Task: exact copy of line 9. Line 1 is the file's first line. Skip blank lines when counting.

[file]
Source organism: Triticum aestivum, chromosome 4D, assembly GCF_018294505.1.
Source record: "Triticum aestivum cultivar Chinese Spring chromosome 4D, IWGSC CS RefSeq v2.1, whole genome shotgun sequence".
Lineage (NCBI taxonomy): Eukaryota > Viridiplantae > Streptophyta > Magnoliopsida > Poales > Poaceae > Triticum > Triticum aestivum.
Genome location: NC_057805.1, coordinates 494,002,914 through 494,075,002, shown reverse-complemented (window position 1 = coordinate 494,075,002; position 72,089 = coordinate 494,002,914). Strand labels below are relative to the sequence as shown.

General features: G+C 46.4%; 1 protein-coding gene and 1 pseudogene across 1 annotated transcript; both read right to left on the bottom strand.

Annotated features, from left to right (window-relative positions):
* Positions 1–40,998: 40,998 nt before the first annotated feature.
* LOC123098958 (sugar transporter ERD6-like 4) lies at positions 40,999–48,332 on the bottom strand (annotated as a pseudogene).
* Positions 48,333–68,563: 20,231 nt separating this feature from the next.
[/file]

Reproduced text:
* Positions 48,333–68,563: 20,231 nt separating this feature from the next.